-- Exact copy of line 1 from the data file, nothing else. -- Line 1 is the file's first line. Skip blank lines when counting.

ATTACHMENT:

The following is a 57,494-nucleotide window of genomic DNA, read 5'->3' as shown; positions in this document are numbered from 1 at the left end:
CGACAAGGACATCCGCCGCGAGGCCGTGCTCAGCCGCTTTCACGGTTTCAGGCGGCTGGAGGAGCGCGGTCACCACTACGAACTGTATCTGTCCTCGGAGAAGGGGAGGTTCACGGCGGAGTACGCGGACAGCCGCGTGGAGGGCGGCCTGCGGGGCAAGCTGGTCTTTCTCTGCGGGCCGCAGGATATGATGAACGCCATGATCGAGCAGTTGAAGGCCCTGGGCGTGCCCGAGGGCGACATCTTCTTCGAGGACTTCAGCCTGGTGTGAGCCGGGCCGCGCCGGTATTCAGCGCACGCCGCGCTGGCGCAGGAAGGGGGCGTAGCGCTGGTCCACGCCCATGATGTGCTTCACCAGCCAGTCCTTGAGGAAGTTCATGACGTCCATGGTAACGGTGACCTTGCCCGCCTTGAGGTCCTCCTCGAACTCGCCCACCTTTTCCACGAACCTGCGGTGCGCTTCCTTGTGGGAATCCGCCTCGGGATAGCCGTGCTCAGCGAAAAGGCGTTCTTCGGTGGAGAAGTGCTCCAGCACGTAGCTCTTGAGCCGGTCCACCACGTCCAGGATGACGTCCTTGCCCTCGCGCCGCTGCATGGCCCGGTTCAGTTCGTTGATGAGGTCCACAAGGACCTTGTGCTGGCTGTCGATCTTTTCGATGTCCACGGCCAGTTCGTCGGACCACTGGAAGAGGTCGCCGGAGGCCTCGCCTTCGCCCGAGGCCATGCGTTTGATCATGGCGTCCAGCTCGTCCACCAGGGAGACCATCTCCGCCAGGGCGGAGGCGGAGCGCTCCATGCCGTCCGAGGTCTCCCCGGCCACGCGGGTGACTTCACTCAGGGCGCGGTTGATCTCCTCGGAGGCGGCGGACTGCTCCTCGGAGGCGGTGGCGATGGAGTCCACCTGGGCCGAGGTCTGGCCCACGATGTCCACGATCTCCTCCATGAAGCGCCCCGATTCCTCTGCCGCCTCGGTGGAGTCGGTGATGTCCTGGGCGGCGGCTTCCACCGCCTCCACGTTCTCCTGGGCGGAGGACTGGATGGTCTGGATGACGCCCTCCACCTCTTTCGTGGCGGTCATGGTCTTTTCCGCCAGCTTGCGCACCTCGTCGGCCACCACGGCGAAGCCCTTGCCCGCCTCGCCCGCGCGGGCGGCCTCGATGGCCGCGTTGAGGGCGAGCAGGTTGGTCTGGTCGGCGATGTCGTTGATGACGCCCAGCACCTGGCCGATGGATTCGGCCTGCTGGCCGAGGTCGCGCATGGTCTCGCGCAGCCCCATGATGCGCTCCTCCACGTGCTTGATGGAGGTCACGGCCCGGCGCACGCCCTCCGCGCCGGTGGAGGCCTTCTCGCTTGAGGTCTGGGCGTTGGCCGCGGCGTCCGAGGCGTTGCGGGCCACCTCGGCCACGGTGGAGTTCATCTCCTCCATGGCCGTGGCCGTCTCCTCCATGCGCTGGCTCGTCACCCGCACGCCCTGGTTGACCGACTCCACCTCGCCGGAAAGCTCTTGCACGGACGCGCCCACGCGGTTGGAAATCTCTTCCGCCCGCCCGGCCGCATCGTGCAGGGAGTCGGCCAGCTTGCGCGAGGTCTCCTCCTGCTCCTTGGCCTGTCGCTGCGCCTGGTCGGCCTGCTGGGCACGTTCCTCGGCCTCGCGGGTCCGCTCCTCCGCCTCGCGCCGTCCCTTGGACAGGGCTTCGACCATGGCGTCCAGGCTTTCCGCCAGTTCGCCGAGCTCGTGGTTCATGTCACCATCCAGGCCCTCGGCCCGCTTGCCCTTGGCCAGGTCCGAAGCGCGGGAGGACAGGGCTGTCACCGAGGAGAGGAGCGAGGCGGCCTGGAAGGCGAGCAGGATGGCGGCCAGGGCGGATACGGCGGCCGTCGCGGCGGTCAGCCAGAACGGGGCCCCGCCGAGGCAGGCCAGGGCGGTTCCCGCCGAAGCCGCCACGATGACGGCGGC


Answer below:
The following is a 57,494-nucleotide window of genomic DNA, read 5'->3' as shown; positions in this document are numbered from 1 at the left end: